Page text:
Global setting: December 2015

Sea surface temperature anomalies in the central and eastern Pacific have weakened slightly, but still exceed +2oC.

The SOI is weakly negative at -0.6 for the month of December; however, strong westerly wind anomalies (weaker easterly trade-winds) continue to affect the western and central Pacific. Several ENSO indicators showed a weakening in the last two weeks, raising the possibility that El Niño could have reached its peak at the end of 2015. However, the current event is expected to remain in the strong category for the next three months, and the impacts of El Niño on New Zealand’s climate will likely persist into autumn. 

International guidance indicates that El Niño conditions will continue (100% probability) over the next three months (January – March 2016) and will rapidly decay thereafter, with a return to normal conditions or a transition to La Niña conditions by July – September 2016.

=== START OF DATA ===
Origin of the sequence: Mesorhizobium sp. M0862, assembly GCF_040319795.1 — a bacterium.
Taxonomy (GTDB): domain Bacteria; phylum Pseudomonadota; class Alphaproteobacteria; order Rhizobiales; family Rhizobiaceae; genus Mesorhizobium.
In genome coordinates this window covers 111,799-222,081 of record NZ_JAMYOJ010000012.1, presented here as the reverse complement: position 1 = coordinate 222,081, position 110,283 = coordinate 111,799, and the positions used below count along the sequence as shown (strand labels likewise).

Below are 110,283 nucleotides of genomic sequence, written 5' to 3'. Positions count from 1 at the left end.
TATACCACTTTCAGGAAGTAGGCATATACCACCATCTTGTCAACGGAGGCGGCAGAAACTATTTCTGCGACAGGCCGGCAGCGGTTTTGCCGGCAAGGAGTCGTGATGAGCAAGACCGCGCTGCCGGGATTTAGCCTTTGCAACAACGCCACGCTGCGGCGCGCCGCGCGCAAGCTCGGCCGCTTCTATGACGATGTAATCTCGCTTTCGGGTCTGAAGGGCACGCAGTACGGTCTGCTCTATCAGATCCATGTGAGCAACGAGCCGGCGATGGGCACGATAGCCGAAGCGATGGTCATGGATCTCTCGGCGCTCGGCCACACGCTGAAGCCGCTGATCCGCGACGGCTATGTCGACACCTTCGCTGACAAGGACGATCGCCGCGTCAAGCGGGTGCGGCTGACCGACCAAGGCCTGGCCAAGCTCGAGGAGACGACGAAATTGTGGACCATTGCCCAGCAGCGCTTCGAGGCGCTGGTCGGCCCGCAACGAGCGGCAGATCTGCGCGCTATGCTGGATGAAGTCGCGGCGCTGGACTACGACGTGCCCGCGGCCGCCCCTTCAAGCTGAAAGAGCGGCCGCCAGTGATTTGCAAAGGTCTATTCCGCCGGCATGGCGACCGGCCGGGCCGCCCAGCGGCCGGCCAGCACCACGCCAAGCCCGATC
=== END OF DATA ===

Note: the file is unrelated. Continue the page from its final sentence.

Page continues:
For January - March 2016, above normal pressure is forecast to the north of New Zealand, while below normal pressure is expected to the south of the country.  This circulation pattern is likely to be accompanied by anomalous westerly wind flows – a signature consistent with El Niño.

Sea surface temperatures

Sea surface temperatures are forecast to be below normal to the east of New Zealand.

Differences from average global sea surface temperatures for 13 December 2015 - 09 January 2016. Map courtesy of NOAA Climate Diagnostics Centre (http://www.esrl.noaa.gov/psd/map/images/sst/sst.anom.month.gif
Monthly values of the Southern Oscillation Index (SOI), a measure of changes in atmospheric pressures across the Pacific, and the 3-month mean (black line). SOI mean values: December SOI -0.6; October to December average -1.1.
Differences from average December surface temperatures in the seas around New Zealand.